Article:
As the winds of award show nominations pick up, you won't be surprised to find 12 Years a Slave at the top of every list. But the Academy, the Golden Globes, and the various other captains of the circuit are inclined to overlook some of our smaller, more personal favorites in lieu of the big, grand, and wholly unavoidable awardable pictures like Steven McQueen's American slavery epic. That is not to rob 12 Years of Slave of its due credit — the film absolutely deserves as much awards attention as it is getting. It's simply the sort of movie that you know will get awards attention right out of the gate... whereas pictures just as pristine such as Noah Baumbach and Greta Gerwig's Frances Ha, likely won't be the center of attention come Oscar night. But that's what the Independent Spirit Awards are for: to recognize the movies that we cherish with intimacy rather than with grandeur. Among them are Frances Ha, new release Nebraska, Robert Redford's nearly wordless All Is Lost (also a viable candidate for the Academy, due to its own dezzling veneer), the Coen Bros' upcoming Inside Llewyn Davis, and, yes, of course, 12 Years a Slave.
Check out the full list of nods below.
BEST FEATURE 12 Years A Slave All Is Lost Frances Ha Inside Llewyn Davis Nebraska
BEST LEAD FEMALE Cate Blanchett, Blue Jasmine Julie Delpy, Before Midnight Gaby Hoffman, Crystal Fairy Brie Larson, Short Term 12 Shailene Woodley, The Spectacular Now
BEST LEAD MALE Bruce Dern, Nebraska Chiwetel Ejiofor, 12 Years A Slave Oscar Isaac, Inside Llewyn Davis Michael B. Jordan, Fruitvale Station Matthew McConaughey, Dallas Buyers Club Robert Redford, All Is Lost
BEST SUPPORTING FEMALE Melonie Diaz, Fruitvale StationSally Hawkins, Blue Jasmine Lupita Nyong'o, 12 Years A Slave Yolanda Ross, Go For Sisters June Squibb, Nebraska
BEST SUPPORTING MALE Michael Fassbender, 12 Years A Slave Will Forte, Nebraska James Gandolfini, Enough Said Jared Leto, Dallas Buyers Club Keith Stanfield, Short Term 12
BEST DIRECTOR Shane Carruth, Upstream Color J.C. Chandor, All Is Lost Steve McQueen, 12 Years A Slave Jeff Nichols, Mud Alexander Payne, Nebraska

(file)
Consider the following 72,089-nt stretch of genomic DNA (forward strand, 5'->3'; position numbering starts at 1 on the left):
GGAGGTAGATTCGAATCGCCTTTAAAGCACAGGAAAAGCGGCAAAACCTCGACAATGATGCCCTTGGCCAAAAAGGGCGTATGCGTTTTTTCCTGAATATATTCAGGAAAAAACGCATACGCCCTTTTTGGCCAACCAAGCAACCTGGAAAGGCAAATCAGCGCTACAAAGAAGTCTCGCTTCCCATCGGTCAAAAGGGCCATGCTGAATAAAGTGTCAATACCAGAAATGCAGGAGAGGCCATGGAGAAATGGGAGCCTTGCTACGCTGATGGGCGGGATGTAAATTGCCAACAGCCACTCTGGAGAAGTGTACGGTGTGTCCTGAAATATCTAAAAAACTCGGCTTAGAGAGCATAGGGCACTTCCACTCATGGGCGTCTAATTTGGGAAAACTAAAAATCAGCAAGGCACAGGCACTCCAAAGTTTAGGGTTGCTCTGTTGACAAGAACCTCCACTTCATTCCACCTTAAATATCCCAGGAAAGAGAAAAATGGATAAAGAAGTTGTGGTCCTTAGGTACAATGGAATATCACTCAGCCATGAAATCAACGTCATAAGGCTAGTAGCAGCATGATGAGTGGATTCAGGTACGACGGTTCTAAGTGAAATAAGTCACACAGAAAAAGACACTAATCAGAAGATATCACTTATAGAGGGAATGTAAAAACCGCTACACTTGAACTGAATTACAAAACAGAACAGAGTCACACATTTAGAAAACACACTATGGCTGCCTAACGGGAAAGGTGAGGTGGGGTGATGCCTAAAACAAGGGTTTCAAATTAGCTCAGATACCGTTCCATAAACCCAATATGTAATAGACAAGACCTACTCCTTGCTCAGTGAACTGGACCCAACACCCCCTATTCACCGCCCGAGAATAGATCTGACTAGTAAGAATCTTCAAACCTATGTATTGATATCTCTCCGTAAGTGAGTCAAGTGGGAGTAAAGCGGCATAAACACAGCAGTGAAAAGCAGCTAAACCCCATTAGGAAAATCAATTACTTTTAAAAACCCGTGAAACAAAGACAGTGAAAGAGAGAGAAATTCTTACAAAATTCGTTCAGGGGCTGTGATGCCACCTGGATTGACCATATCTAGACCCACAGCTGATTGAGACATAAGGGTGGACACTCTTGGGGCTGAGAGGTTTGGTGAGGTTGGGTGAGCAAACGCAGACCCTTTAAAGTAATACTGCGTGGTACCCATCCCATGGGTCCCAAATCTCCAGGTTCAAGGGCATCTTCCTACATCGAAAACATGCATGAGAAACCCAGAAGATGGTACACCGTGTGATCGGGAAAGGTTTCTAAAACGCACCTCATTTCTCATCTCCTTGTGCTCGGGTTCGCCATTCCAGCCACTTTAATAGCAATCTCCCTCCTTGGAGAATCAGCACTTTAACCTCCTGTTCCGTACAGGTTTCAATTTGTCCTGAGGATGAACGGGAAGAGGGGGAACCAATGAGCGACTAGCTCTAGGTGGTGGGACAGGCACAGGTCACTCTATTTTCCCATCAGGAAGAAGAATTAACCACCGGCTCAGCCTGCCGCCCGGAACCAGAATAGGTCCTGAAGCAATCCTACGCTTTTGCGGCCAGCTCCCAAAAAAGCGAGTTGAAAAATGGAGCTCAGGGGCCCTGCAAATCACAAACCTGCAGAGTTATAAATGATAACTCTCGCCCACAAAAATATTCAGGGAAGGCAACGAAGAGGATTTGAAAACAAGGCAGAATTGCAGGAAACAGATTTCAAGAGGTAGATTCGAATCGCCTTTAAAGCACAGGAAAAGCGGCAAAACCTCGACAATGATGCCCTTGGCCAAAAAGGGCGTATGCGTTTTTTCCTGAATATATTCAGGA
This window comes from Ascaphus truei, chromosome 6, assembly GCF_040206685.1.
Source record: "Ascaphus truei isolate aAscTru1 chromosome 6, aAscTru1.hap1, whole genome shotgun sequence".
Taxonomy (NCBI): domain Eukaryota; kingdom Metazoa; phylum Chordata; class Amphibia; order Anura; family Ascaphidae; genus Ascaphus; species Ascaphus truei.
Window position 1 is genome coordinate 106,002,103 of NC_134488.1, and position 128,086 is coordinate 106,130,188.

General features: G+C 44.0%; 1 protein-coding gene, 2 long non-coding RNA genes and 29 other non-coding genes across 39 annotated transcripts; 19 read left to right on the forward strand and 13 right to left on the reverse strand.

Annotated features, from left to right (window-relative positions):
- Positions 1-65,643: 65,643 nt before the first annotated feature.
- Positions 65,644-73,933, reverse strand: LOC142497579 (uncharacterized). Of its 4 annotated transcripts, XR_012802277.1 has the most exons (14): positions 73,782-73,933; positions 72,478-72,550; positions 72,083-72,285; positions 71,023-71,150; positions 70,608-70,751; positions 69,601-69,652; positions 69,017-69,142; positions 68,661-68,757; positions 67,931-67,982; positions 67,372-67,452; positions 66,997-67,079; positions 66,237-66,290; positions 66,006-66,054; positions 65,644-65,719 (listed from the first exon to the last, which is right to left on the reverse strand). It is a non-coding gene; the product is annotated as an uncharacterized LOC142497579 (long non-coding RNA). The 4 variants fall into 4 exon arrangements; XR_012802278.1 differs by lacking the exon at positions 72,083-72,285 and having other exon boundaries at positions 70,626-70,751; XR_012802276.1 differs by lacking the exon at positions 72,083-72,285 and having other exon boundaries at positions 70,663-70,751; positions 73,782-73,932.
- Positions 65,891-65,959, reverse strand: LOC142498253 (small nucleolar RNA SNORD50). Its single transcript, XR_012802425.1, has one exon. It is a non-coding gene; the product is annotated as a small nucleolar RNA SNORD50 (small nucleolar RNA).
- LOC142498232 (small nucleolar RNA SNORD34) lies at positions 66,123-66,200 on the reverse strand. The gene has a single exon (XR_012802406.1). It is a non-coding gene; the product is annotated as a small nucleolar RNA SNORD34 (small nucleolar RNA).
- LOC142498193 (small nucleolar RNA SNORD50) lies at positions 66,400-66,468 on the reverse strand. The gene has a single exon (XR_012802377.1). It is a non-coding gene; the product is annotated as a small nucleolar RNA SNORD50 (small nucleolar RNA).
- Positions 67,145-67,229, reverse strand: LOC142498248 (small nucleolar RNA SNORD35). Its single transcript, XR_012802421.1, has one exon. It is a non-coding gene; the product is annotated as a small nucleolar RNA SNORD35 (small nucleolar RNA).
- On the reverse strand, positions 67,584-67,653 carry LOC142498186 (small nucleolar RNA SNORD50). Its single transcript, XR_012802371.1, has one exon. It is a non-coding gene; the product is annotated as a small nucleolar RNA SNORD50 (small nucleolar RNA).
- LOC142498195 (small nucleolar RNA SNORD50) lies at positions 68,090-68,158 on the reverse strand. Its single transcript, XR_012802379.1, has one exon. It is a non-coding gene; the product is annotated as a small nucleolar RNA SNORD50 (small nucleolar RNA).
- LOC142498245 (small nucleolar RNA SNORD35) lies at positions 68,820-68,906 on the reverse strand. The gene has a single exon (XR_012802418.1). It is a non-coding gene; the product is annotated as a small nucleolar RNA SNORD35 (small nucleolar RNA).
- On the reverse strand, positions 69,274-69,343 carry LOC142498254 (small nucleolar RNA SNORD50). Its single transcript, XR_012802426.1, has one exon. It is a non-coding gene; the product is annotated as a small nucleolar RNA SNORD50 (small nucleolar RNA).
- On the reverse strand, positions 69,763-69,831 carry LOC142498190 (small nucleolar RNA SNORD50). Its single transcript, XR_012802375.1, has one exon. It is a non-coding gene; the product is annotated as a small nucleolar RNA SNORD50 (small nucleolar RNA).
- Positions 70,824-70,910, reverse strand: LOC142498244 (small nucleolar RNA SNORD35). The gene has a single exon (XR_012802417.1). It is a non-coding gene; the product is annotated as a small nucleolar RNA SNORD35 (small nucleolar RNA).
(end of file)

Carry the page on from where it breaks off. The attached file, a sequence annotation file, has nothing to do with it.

BEST FIRST FEATUREBlue Caprice Concussion Fruitvale Station Una Noche Wadjda
JOHN CASSAVETES AWARD Computer Chess Crystal Fairy Museum Hours Pit Stop This Is Martin Bonner
BEST SCREENPLAY Woody Allen, Blue Jasmine Julie Delpy, Ethan Hawke, Richard Linklater, Before Midnight Nicole Holofcener, Enough Said Scott Neustadter & Michael H. Weber, The Spectacular Now John Ridley, 12 Years A Slave
BEST FIRST SCREENPLAY Lake Bell, In A World Joseph Gordon-Levitt, Don Jon Bob Nelson, Nebraska Jill Soloway, Afternoon Delight Michael Starburry, The Inevitable Defeat Of Mister & Pete
BEST CINEMATOGRAPHYSean Bobbitt, 12 Years A Slave Benoit Debie, Spring Breakers Bruno Delbonnel, Inside Llewyn Davis Frank G. Demarco, All Is Lost Matthias Grunsky, Computer Chess
BEST EDITING Shane Carruth & David Lowery, Upstream Color Jem Cohen & Marc Vives, Museum Hours Jennifer Lame, Frances Ha Cindy Lee, Una Noche Nat Sanders, Short Term 12
BEST INTERNATIONAL FILM A Touch Of Sin Blue Is The Warmest ColorGloriaThe Great Beauty The Hunt
BEST DOCUMENTARYThe Act Of Killing After Tiller Gideon's ArmyThe Square Twenty Feet From Stardom
PIAGET PRODUCERS AWARDToby Halbrooks & James M. JohnsonJacob JaffkeAndrea RoaFerderick Thornton
TRUER THAN FICTION AWARDS Kalyanee Mam, A River Changes Course Jason Osder, Let The Fire Burn Stephanie Spray & Pancho Valez, Manakamana
SOMEONE TO WATCH AWARDS Aaron Douglas Johnston, My Sisters' Quinceanera Shaka King, Newlyweeds Madeleine Olnek, The Foxy Merkins
ROBERT ALTMAN AWARDMud